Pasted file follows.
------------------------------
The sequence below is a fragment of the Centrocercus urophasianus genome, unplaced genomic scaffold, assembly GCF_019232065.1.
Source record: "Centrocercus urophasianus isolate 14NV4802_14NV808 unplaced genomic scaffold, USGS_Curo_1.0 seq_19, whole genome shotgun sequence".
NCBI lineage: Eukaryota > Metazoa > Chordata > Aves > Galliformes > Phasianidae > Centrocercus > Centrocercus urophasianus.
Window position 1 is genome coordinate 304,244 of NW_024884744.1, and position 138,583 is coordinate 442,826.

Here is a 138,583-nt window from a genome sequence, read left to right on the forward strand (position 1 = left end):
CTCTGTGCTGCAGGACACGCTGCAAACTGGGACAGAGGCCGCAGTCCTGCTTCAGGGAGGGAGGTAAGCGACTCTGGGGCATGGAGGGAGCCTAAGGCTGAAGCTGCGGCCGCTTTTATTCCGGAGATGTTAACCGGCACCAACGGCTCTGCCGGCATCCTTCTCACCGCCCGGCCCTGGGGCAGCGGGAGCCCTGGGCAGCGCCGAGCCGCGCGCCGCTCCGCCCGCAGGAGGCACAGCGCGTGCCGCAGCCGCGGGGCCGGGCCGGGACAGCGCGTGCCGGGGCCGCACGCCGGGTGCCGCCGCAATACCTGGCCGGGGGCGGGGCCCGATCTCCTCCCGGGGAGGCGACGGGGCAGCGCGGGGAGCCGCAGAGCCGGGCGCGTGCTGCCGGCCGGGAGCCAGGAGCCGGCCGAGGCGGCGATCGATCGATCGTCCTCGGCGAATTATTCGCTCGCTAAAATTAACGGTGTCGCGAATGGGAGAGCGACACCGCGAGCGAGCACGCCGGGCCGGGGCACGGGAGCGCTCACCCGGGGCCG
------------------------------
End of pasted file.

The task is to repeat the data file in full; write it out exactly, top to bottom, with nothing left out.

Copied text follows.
The sequence below is a fragment of the Centrocercus urophasianus genome, unplaced genomic scaffold, assembly GCF_019232065.1.
Source record: "Centrocercus urophasianus isolate 14NV4802_14NV808 unplaced genomic scaffold, USGS_Curo_1.0 seq_19, whole genome shotgun sequence".
NCBI lineage: Eukaryota > Metazoa > Chordata > Aves > Galliformes > Phasianidae > Centrocercus > Centrocercus urophasianus.
Window position 1 is genome coordinate 304,244 of NW_024884744.1, and position 138,583 is coordinate 442,826.

Here is a 138,583-nt window from a genome sequence, read left to right on the forward strand (position 1 = left end):
CTCTGTGCTGCAGGACACGCTGCAAACTGGGACAGAGGCCGCAGTCCTGCTTCAGGGAGGGAGGTAAGCGACTCTGGGGCATGGAGGGAGCCTAAGGCTGAAGCTGCGGCCGCTTTTATTCCGGAGATGTTAACCGGCACCAACGGCTCTGCCGGCATCCTTCTCACCGCCCGGCCCTGGGGCAGCGGGAGCCCTGGGCAGCGCCGAGCCGCGCGCCGCTCCGCCCGCAGGAGGCACAGCGCGTGCCGCAGCCGCGGGGCCGGGCCGGGACAGCGCGTGCCGGGGCCGCACGCCGGGTGCCGCCGCAATACCTGGCCGGGGGCGGGGCCCGATCTCCTCCCGGGGAGGCGACGGGGCAGCGCGGGGAGCCGCAGAGCCGGGCGCGTGCTGCCGGCCGGGAGCCAGGAGCCGGCCGAGGCGGCGATCGATCGATCGTCCTCGGCGAATTATTCGCTCGCTAAAATTAACGGTGTCGCGAATGGGAGAGCGACACCGCGAGCGAGCACGCCGGGCCGGGGCACGGGAGCGCTCACCCGGGGCCG